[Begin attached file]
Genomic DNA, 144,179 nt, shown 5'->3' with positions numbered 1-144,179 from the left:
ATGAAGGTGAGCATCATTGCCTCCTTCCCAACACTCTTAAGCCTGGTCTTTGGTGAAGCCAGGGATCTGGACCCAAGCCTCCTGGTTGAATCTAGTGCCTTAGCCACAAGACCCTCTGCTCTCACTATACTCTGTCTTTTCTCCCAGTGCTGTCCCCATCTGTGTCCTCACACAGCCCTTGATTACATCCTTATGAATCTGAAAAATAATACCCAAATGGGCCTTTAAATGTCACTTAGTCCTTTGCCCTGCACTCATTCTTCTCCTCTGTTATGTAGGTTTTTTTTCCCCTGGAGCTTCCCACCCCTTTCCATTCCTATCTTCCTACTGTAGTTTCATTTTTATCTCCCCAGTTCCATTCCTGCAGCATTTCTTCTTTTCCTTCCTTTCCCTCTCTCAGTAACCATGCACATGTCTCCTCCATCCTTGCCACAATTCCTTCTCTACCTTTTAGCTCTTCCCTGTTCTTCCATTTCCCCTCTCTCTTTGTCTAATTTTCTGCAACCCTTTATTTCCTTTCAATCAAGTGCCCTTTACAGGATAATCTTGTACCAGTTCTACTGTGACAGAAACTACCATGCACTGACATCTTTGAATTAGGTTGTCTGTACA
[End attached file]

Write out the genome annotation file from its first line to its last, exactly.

Genomic DNA, 144,179 nt, shown 5'->3' with positions numbered 1-144,179 from the left:
ATGAAGGTGAGCATCATTGCCTCCTTCCCAACACTCTTAAGCCTGGTCTTTGGTGAAGCCAGGGATCTGGACCCAAGCCTCCTGGTTGAATCTAGTGCCTTAGCCACAAGACCCTCTGCTCTCACTATACTCTGTCTTTTCTCCCAGTGCTGTCCCCATCTGTGTCCTCACACAGCCCTTGATTACATCCTTATGAATCTGAAAAATAATACCCAAATGGGCCTTTAAATGTCACTTAGTCCTTTGCCCTGCACTCATTCTTCTCCTCTGTTATGTAGGTTTTTTTTCCCCTGGAGCTTCCCACCCCTTTCCATTCCTATCTTCCTACTGTAGTTTCATTTTTATCTCCCCAGTTCCATTCCTGCAGCATTTCTTCTTTTCCTTCCTTTCCCTCTCTCAGTAACCATGCACATGTCTCCTCCATCCTTGCCACAATTCCTTCTCTACCTTTTAGCTCTTCCCTGTTCTTCCATTTCCCCTCTCTCTTTGTCTAATTTTCTGCAACCCTTTATTTCCTTTCAATCAAGTGCCCTTTACAGGATAATCTTGTACCAGTTCTACTGTGACAGAAACTACCATGCACTGACATCTTTGAATTAGGTTGTCTGTACA